Sacha Black

#5onFri: Five Ways to Improve Your Description

Description is one of those magical elements of prose. Whether it’s “good” or not is entirely subjective. One author’s Mozart is another’s Metallica. But, regardless of your preferences, there are some techniques and literary tools you can use to tighten your sentences and sharpen your description. Here are just five tricks you can use.  1)… Read more »

Alison Hammer

Five Tips for Writing Every Day

Unfortunately, no one has invented a way to write a novel without actually sitting down to write it. So it remains true that the only way to finish whatever project you’re working on is to keep filling that page with words. Trust me, I know it’s not as easy as it sounds. There’s nothing more… Read more »

Brenda Joyce Patterson

Writing Small in Viral Times

This is not the article I intended to write.  But I found, just as likely you, too, that I couldn’t focus on anything other than the viral elephant in our global living room. This coronavirus, COVID-19, won’t let any of us ignore it. Constant news alerts about death, the reality of livelihood loss, and the… Read more »

D. P. Lyle

Do Series Characters Change?

Do series characters change? A better question might be: Should series characters change? Go through some upheaval that arcs their life into uncharted waters? But, first, what is a character arc? Where does it come from? How do you create this in your fictional stories? More importantly, do you even need one? What is a… Read more »

Melanie Marttila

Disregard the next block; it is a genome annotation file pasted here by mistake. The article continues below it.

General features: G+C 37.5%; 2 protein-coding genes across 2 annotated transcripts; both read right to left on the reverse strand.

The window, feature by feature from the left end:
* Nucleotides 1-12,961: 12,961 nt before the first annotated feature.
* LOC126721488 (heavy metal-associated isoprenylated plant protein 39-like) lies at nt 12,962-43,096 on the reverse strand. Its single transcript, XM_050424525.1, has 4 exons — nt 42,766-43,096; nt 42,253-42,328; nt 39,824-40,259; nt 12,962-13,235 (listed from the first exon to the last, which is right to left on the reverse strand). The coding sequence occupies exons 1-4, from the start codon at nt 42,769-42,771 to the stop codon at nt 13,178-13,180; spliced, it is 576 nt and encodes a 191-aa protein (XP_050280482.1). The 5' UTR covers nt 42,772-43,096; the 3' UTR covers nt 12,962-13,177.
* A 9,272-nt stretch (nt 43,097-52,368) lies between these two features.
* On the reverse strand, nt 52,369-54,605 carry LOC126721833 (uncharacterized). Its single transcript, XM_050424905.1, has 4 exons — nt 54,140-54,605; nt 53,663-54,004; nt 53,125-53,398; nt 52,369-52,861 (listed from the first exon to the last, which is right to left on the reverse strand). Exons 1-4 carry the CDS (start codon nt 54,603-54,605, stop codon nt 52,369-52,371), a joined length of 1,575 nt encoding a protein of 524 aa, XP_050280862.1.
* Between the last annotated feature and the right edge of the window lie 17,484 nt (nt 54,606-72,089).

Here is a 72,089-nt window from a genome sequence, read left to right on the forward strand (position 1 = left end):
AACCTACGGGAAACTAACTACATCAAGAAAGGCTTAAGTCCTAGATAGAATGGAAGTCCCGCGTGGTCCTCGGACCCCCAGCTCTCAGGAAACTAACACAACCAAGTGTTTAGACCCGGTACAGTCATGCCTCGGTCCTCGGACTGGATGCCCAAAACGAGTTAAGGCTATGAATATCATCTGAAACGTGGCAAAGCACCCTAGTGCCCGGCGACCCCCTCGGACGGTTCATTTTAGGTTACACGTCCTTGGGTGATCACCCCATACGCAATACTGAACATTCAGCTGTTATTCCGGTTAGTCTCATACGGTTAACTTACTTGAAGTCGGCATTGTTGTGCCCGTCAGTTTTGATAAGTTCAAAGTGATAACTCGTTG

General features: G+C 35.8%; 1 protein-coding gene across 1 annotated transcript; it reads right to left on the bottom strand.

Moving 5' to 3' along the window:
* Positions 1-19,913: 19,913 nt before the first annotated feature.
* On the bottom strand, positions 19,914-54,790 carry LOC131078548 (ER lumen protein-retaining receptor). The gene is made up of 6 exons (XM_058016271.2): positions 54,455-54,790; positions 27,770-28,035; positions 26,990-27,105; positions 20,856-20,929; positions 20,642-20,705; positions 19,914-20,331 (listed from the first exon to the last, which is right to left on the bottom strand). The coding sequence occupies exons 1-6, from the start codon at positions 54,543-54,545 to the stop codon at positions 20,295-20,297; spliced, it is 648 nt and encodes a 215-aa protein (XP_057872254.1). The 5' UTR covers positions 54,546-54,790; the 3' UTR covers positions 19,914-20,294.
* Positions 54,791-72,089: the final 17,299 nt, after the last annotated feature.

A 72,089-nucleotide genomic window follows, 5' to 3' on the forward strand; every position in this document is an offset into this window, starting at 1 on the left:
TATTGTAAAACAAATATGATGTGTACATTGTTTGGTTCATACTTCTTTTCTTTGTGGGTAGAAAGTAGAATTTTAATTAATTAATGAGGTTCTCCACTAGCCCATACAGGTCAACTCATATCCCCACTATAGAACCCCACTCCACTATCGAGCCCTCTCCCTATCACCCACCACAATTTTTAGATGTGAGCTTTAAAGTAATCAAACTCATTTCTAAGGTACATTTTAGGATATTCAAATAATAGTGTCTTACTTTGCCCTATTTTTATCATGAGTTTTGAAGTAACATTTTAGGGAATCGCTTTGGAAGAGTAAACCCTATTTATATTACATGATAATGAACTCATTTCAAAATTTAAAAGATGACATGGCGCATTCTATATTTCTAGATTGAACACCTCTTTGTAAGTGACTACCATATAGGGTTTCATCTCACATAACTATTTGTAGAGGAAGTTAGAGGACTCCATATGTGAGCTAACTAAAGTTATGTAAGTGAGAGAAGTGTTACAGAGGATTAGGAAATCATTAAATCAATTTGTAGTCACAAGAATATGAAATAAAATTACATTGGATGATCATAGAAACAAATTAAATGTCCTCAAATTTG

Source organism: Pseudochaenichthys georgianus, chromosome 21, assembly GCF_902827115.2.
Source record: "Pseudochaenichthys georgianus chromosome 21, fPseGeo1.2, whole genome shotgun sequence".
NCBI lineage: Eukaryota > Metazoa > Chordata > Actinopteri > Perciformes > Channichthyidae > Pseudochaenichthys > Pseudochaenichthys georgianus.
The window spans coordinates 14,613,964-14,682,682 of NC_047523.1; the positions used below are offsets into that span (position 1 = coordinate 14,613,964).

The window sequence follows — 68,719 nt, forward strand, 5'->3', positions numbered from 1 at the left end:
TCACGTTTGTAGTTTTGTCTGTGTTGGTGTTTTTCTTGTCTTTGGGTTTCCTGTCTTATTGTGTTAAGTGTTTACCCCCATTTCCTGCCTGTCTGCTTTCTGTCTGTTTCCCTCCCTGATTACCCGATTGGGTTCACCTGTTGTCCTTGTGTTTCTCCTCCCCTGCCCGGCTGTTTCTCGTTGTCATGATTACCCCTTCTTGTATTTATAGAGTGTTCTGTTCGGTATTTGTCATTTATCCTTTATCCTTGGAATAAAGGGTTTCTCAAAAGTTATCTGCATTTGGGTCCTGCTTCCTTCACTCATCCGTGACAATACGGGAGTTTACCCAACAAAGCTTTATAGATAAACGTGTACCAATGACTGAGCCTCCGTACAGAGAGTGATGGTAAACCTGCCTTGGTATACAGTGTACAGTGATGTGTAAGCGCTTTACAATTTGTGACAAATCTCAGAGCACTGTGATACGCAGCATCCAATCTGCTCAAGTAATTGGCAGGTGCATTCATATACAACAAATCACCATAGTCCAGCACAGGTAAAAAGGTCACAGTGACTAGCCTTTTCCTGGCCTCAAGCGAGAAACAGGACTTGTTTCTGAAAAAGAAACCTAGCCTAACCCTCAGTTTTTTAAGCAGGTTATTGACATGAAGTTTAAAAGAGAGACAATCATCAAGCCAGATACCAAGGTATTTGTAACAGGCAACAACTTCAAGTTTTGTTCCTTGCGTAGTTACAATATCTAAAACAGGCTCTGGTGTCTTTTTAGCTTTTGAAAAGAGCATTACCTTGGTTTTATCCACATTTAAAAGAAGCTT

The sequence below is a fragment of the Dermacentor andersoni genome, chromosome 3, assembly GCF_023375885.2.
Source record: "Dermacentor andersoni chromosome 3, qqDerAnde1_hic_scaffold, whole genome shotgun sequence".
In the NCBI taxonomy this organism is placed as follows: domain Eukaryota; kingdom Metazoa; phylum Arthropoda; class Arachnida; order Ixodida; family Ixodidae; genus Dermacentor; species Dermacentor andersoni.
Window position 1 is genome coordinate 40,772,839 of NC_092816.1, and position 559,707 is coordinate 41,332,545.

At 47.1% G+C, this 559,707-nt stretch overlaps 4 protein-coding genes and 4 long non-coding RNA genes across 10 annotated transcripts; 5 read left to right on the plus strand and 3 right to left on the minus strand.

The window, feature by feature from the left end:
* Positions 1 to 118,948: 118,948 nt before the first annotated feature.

Mythic Storytelling: Tarot for Writers, Part 3

Greetings, my lovely Speculators! I hope you’re keeping safe and well in these remarkable times. I also hope you’ve enjoyed this miniseries on the tarot for writers so far. To recap, in Part 1, I offered a brief introduction to the tarot, in Part 2, I reviewed five books on the tarot for writers, and… Read more »

Sarah Fraser

#5onFri: Five Signs You’re Ready to Work With an Editor

When we’re elbows-deep in outlining, drafting, redrafting and revising our manuscripts, it can be hard to imagine that our works in progress will ever be truly finished. Yet, we will inevitably get to the end—or what feels like it could be the end—of our novel-writing process. And when that happens, the question of what to… Read more »

Pamela Gay

#5onFri: Five Ways to Write About Something Difficult

Writing about something difficult is, well, difficult—at first. You can’t process something emotionally charged all at once any more than you can write anything from start to finish in one fell swoop. I recommend you JustWrite before you start drafting. Think of this writing as a kind of warm-up that will help you discover what… Read more »

Gabriela Pereira

Lesson #2: Act “As If”

In the last installment of “Ten Lessons in Ten Years” I talked about the importance of building the right things. Creativity doesn’t happen in a vacuum. We write books because we have stories to share, stories that need to be read. This means when we do our creative work, we must think about the people… Read more »

Tammy Lough

Internet Dating 101

Don’t you love how it feels when it’s time to create the first chapter of a new romance novel? The mandatory, behind the pages grunt work is complete and your fingertips hover, ready to tap-tap-tap across the keyboard. You are stoked and imagine the keys ablaze with flames of creativity. WOO HOO, life is good…. Read more »